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Hands-on with PlayStation Now: Everything we know so far

Sony's PlayStation Now will stream PS3 games to the PS4, PS3, Vita, and 2014 Bravia TVs initially, and both rental and subscription plans will be available when it launches this summer.

Now playing: Watch this: Hands on with PlayStation Now

LAS VEGAS -- Just an hour afterSony announced PlayStation Now at its CES 2014 keynote address, Sony was showing off the streaming gaming service on the show floor.

While details were scarce during the announcement, a Sony representative was able to clarify a few key facts about PlayStation Now:

  • Both rental and subscription plans will be available
  • PS4, PS3, Vita, and 2014 Sony Bravia TVs will be supported initially, expanding to other platforms in the future
  • PS3 games will be supported at launch, with nothing to announce regarding older, back catalog (that is, PS2, PS1) games yet
  • Games will stream at 720p resolution
  • Games can be saved in the cloud, letting you pick up your saved game on another device later
  • Multiplayer is supported between players using PlayStation Now, as well as the ability to play against people who are playing using a disc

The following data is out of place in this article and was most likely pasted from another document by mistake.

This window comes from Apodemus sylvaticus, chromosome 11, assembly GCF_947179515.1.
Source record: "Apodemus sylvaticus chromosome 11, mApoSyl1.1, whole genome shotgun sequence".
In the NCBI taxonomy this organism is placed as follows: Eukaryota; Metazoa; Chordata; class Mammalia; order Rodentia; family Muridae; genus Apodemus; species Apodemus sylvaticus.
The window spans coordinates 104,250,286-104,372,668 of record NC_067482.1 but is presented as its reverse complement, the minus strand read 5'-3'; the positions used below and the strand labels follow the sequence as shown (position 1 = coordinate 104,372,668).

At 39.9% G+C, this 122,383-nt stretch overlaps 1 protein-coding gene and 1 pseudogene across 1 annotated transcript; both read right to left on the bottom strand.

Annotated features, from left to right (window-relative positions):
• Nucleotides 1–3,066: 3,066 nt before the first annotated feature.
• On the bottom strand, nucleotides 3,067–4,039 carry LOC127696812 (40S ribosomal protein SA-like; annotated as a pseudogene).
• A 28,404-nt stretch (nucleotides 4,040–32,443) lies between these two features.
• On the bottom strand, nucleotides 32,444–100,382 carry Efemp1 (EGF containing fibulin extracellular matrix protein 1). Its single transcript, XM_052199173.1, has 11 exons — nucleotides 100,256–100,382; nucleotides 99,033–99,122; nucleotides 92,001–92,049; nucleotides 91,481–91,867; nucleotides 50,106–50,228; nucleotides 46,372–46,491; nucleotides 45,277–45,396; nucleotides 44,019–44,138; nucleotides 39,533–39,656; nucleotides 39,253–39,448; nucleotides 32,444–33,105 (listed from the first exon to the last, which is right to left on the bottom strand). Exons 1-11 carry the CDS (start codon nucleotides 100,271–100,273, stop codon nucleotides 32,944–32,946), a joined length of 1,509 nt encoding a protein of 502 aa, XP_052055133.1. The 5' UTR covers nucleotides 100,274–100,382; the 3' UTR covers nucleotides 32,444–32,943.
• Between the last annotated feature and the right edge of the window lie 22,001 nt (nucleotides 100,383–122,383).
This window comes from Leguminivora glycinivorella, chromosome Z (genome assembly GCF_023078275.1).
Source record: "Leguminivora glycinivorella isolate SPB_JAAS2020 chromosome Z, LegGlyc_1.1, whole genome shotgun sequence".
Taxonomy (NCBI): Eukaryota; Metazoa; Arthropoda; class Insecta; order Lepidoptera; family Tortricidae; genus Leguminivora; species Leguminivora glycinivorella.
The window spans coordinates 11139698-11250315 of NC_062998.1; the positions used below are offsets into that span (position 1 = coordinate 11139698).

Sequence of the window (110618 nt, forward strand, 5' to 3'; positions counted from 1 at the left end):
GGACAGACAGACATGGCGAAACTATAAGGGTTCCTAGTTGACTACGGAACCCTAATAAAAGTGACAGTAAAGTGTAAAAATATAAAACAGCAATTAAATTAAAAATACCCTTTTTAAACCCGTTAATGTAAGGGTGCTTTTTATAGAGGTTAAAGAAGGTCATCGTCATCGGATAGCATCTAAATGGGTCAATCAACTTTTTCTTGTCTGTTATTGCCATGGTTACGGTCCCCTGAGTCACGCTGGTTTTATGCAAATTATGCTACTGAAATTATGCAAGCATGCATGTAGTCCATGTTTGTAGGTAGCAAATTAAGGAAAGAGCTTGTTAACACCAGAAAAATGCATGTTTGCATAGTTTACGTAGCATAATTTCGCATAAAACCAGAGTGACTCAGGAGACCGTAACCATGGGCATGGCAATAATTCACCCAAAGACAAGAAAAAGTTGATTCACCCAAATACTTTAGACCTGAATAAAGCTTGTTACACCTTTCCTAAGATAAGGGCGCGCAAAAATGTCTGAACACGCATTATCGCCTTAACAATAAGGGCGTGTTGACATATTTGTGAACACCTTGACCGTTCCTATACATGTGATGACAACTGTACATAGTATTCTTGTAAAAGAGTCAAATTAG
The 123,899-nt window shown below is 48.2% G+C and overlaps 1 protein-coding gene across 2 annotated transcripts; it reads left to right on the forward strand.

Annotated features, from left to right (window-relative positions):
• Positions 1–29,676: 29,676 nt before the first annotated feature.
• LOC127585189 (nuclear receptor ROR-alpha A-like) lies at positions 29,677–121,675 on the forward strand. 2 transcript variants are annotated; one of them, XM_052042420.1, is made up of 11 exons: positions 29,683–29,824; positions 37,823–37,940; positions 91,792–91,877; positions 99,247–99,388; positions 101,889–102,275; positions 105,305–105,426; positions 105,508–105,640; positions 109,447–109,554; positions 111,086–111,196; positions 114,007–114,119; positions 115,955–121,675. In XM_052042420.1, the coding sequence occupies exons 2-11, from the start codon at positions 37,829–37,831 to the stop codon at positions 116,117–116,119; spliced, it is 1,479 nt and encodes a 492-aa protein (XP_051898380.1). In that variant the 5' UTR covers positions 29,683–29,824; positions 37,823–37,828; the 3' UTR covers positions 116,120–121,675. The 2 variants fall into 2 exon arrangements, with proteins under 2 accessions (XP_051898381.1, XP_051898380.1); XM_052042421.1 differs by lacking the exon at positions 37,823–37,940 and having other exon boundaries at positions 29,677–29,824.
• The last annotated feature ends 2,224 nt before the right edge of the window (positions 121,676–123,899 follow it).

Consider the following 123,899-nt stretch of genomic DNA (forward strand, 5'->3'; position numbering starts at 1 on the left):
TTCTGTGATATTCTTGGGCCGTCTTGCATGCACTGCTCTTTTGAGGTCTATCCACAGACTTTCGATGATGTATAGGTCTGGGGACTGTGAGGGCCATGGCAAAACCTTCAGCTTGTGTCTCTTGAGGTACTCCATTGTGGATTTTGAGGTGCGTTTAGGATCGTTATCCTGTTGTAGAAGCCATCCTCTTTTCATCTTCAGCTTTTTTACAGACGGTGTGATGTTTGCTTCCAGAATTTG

• 5Mbps broadband connection recommended

There's also no official game lineup announced yet, although Sony was demoing "The Last of Us," "God of War: Ascension," "Puppeteer," and "Beyond: Two Souls" at its booth. Sony also wasn't ready to announced whether you'll need a PlayStation Plus account to access PlayStation Now.

Sony had the PlayStation Now service working at its booth on a Sony Bravia TV and Vita, and I had some hands-on time playing "The Last of Us" and "God of War: Ascension." Overall, latency was pretty good. Gameplay for the most part felt responsive, with only a few occasions where I noticed some slight lag.

Image quality takes a bigger hit, and sharp-eyed gamers will notice the softer image quality and compression artifacts right away. Still, after playing for a few minutes, the latency and image quality issues faded pretty quickly, with both hitting the "good enough" threshold for me to get engrossed in the game.

In all, it's an impressive rollout for Sony's streaming gaming ambitions that started with its Gaikai acquisition in 2012. PlayStation Now is scheduled to launch this summer, with a beta program starting in the US at the end of January.